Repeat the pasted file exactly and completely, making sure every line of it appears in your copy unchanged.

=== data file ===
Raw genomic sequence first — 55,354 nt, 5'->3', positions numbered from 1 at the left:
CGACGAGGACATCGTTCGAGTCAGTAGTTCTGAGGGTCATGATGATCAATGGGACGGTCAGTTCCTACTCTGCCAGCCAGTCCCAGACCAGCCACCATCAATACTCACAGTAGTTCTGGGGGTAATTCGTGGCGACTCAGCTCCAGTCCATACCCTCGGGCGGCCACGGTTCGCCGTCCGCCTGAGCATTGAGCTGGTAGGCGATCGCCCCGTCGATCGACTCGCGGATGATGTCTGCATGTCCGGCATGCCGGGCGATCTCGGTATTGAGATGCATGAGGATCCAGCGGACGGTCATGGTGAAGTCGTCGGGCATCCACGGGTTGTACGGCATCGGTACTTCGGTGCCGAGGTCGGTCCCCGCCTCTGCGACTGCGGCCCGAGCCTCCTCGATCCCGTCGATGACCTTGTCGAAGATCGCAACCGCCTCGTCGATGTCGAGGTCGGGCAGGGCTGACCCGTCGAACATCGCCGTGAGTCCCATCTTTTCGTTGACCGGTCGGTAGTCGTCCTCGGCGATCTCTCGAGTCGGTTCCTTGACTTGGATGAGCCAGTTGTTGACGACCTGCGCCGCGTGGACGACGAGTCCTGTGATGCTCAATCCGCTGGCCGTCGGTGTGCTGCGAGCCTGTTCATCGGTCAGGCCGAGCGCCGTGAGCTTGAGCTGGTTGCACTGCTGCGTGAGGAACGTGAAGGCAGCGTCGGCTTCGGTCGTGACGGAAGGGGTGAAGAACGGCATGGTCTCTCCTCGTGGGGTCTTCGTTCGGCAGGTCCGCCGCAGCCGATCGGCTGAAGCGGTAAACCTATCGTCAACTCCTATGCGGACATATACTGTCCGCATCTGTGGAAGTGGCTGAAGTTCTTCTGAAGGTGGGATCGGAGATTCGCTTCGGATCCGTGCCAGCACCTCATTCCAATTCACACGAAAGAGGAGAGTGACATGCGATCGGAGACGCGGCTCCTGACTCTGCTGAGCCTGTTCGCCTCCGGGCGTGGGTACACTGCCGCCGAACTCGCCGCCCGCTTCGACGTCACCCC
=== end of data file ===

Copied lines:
Raw genomic sequence first — 55,354 nt, 5'->3', positions numbered from 1 at the left:
CGACGAGGACATCGTTCGAGTCAGTAGTTCTGAGGGTCATGATGATCAATGGGACGGTCAGTTCCTACTCTGCCAGCCAGTCCCAGACCAGCCACCATCAATACTCACAGTAGTTCTGGGGGTAATTCGTGGCGACTCAGCTCCAGTCCATACCCTCGGGCGGCCACGGTTCGCCGTCCGCCTGAGCATTGAGCTGGTAGGCGATCGCCCCGTCGATCGACTCGCGGATGATGTCTGCATGTCCGGCATGCCGGGCGATCTCGGTATTGAGATGCATGAGGATCCAGCGGACGGTCATGGTGAAGTCGTCGGGCATCCACGGGTTGTACGGCATCGGTACTTCGGTGCCGAGGTCGGTCCCCGCCTCTGCGACTGCGGCCCGAGCCTCCTCGATCCCGTCGATGACCTTGTCGAAGATCGCAACCGCCTCGTCGATGTCGAGGTCGGGCAGGGCTGACCCGTCGAACATCGCCGTGAGTCCCATCTTTTCGTTGACCGGTCGGTAGTCGTCCTCGGCGATCTCTCGAGTCGGTTCCTTGACTTGGATGAGCCAGTTGTTGACGACCTGCGCCGCGTGGACGACGAGTCCTGTGATGCTCAATCCGCTGGCCGTCGGTGTGCTGCGAGCCTGTTCATCGGTCAGGCCGAGCGCCGTGAGCTTGAGCTGGTTGCACTGCTGCGTGAGGAACGTGAAGGCAGCGTCGGCTTCGGTCGTGACGGAAGGGGTGAAGAACGGCATGGTCTCTCCTCGTGGGGTCTTCGTTCGGCAGGTCCGCCGCAGCCGATCGGCTGAAGCGGTAAACCTATCGTCAACTCCTATGCGGACATATACTGTCCGCATCTGTGGAAGTGGCTGAAGTTCTTCTGAAGGTGGGATCGGAGATTCGCTTCGGATCCGTGCCAGCACCTCATTCCAATTCACACGAAAGAGGAGAGTGACATGCGATCGGAGACGCGGCTCCTGACTCTGCTGAGCCTGTTCGCCTCCGGGCGTGGGTACACTGCCGCCGAACTCGCCGCCCGCTTCGACGTCACCCC